SeaWorld Entertainment Sees Continued Drops in Revenue, AttendanceWednesday, March 1, 2017
Still facing declining attendance and revenue, the Florida-based parent of SeaWorld San Diego reported a net loss of $12.5 million for 2016.
Orlando-headquartered SeaWorld Entertainment Inc., which operates three SeaWorld parks among 12 themed venues nationwide, reported total revenue of $1.34 billion in 2016, down from $1.37 billion in 2015. A year ago, the company posted net income of $49.1 million.
Nationwide attendance for the year dropped by 2.1 percent, to approximately 22 million, which officials attributed primarily to declines at the company’s Florida and Northeast U.S. locations. Those declines were partly offset by an increase at its Texas parks, while attendance at its California locations was relatively flat year-over-year.
In San Diego County, the company owns and operates SeaWorld San Diego at Mission Bay, along with the Aquatica water park in Chula Vista. In January, SeaWorld San Diego presented its final killer whale performance show, among several moves the company has made in response to backlash spurred largely by the 2013 documentary “Blackfish,” raising issues about the treatment of captive orcas.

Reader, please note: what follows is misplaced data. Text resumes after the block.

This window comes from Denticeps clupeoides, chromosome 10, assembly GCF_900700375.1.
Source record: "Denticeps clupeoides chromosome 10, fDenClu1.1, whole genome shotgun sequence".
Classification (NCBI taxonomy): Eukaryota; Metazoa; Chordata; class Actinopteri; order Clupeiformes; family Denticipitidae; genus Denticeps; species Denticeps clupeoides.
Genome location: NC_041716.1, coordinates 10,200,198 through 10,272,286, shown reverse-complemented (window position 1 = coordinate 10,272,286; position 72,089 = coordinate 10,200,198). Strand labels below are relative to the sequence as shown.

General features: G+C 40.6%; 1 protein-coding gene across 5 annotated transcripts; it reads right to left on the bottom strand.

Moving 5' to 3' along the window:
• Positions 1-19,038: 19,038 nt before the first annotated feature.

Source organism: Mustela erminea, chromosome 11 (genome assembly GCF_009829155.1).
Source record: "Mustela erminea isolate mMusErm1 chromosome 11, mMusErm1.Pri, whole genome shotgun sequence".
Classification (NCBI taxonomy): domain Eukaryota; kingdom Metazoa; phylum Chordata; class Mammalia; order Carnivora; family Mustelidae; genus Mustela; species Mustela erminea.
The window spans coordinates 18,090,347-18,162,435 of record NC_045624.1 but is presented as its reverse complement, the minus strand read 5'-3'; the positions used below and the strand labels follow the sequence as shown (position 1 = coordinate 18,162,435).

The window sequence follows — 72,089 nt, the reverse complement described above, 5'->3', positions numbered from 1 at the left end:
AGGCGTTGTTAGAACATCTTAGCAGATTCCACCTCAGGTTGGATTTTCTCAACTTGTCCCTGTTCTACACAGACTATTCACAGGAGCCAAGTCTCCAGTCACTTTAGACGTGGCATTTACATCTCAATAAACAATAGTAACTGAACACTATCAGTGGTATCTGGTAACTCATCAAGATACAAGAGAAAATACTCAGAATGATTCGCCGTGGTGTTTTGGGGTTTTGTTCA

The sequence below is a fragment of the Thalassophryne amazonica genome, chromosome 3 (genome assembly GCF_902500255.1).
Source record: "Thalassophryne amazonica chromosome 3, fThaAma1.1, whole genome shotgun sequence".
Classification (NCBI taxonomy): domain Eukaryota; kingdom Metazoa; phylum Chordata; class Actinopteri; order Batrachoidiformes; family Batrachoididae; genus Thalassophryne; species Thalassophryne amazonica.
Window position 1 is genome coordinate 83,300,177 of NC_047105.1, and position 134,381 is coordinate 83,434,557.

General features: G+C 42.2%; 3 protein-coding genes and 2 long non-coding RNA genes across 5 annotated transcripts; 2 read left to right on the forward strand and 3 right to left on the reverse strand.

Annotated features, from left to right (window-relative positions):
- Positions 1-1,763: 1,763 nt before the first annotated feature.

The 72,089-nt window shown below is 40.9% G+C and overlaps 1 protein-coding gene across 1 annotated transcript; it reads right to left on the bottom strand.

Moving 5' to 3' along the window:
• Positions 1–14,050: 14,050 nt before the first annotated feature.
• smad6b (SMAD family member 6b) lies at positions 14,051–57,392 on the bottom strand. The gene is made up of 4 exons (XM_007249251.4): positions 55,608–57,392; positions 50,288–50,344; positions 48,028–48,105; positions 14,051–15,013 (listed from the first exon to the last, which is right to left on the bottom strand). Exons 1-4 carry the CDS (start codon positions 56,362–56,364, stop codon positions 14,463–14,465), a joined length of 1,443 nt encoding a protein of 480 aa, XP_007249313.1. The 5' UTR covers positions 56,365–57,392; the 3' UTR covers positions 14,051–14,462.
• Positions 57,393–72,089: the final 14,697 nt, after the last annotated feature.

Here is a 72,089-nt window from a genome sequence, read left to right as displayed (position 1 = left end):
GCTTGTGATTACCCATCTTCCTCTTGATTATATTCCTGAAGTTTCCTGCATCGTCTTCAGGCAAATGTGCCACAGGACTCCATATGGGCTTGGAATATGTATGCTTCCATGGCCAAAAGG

For the fourth quarter ending Dec. 31, SeaWorld Entertainment reported revenue of $267.6 million, down slightly from $267.9 million in the year-ago quarter. The net loss for the quarter was $11.9 million, compared with a net loss of $11 million in the fourth quarter of 2015.
Attendance for the fourth quarter was down 0.7 percent nationwide, to approximately 4.3 million. The company cited impacts including Hurricane Matthew and an expected decline in attendance from Latin America, largely offset by improvements at its parks in Texas and California.
SeaWorld San Diego recently announced plans for Electric Eel, a new looping roller coaster with multiple launch elements, slated for a summer 2018 opening. The coaster will follow the debut this year of several local attractions including the expedition-themed Ocean Explorer, part of a larger $175 million in 2017 investments planned nationwide by SeaWorld Entertainment.